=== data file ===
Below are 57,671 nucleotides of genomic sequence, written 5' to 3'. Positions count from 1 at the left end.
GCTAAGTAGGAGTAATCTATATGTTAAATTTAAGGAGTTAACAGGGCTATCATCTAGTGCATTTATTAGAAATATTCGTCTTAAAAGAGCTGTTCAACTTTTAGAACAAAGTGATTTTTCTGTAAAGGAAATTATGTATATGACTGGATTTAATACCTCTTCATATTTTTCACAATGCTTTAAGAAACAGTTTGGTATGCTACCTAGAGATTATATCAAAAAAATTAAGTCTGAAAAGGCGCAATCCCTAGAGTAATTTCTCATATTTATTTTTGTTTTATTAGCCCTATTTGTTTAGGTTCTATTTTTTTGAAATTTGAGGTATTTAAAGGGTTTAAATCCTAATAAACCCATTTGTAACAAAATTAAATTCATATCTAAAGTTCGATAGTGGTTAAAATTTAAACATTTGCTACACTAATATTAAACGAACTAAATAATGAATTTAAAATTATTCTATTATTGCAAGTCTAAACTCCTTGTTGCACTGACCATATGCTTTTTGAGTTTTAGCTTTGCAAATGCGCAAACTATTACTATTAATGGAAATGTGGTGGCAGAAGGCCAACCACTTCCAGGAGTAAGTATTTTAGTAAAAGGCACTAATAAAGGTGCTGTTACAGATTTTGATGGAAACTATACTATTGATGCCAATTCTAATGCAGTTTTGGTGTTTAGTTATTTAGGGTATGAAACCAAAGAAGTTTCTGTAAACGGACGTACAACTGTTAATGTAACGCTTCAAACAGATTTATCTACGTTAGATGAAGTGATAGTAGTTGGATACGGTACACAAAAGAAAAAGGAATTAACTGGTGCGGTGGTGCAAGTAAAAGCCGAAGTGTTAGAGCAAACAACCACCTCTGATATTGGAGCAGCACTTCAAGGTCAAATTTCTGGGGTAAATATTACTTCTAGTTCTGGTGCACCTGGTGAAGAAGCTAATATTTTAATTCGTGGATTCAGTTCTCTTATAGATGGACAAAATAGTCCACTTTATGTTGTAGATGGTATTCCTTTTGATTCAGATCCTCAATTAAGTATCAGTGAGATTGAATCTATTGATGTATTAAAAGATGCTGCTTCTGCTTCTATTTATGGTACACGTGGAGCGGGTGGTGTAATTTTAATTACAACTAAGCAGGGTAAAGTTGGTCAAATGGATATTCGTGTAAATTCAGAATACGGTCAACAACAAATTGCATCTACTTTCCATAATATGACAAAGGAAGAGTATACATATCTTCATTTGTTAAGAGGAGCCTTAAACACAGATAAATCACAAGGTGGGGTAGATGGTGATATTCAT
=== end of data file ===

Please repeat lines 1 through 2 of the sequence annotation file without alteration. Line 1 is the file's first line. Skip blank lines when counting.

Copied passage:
Below are 57,671 nucleotides of genomic sequence, written 5' to 3'. Positions count from 1 at the left end.
GCTAAGTAGGAGTAATCTATATGTTAAATTTAAGGAGTTAACAGGGCTATCATCTAGTGCATTTATTAGAAATATTCGTCTTAAAAGAGCTGTTCAACTTTTAGAACAAAGTGATTTTTCTGTAAAGGAAATTATGTATATGACTGGATTTAATACCTCTTCATATTTTTCACAATGCTTTAAGAAACAGTTTGGTATGCTACCTAGAGATTATATCAAAAAAATTAAGTCTGAAAAGGCGCAATCCCTAGAGTAATTTCTCATATTTATTTTTGTTTTATTAGCCCTATTTGTTTAGGTTCTATTTTTTTGAAATTTGAGGTATTTAAAGGGTTTAAATCCTAATAAACCCATTTGTAACAAAATTAAATTCATATCTAAAGTTCGATAGTGGTTAAAATTTAAACATTTGCTACACTAATATTAAACGAACTAAATAATGAATTTAAAATTATTCTATTATTGCAAGTCTAAACTCCTTGTTGCACTGACCATATGCTTTTTGAGTTTTAGCTTTGCAAATGCGCAAACTATTACTATTAATGGAAATGTGGTGGCAGAAGGCCAACCACTTCCAGGAGTAAGTATTTTAGTAAAAGGCACTAATAAAGGTGCTGTTACAGATTTTGATGGAAACTATACTATTGATGCCAATTCTAATGCAGTTTTGGTGTTTAGTTATTTAGGGTATGAAACCAAAGAAGTTTCTGTAAACGGACGTACAACTGTTAATGTAACGCTTCAAACAGATTTATCTACGTTAGATGAAGTGATAGTAGTTGGATACGGTACACAAAAGAAAAAGGAATTAACTGGTGCGGTGGTGCAAGTAAAAGCCGAAGTGTTAGAGCAAACAACCACCTCTGATATTGGAGCAGCACTTCAAGGTCAAATTTCTGGGGTAAATATTACTTCTAGTTCTGGTGCACCTGGTGAAGAAGCTAATATTTTAATTCGTGGATTCAGTTCTCTTATAGATGGACAAAATAGTCCACTTTATGTTGTAGATGGTATTCCTTTTGATTCAGATCCTCAATTAAGTATCAGTGAGATTGAATCTATTGATGTATTAAAAGATGCTGCTTCTGCTTCTATTTATGGTACACGTGGAGCGGGTGGTGTAATTTTAATTACAACTAAGCAGGGTAAAGTTGGTCAAATGGATATTCGTGTAAATTCAGAATACGGTCAACAACAAATTGCATCTACTTTCCATAATATGACAAAGGAAGAGTATACATATCTTCATTTGTTAAGAGGAGCCTTAAACACAGATAAATCACAAGGTGGGGTAGATGGTGATATTCAT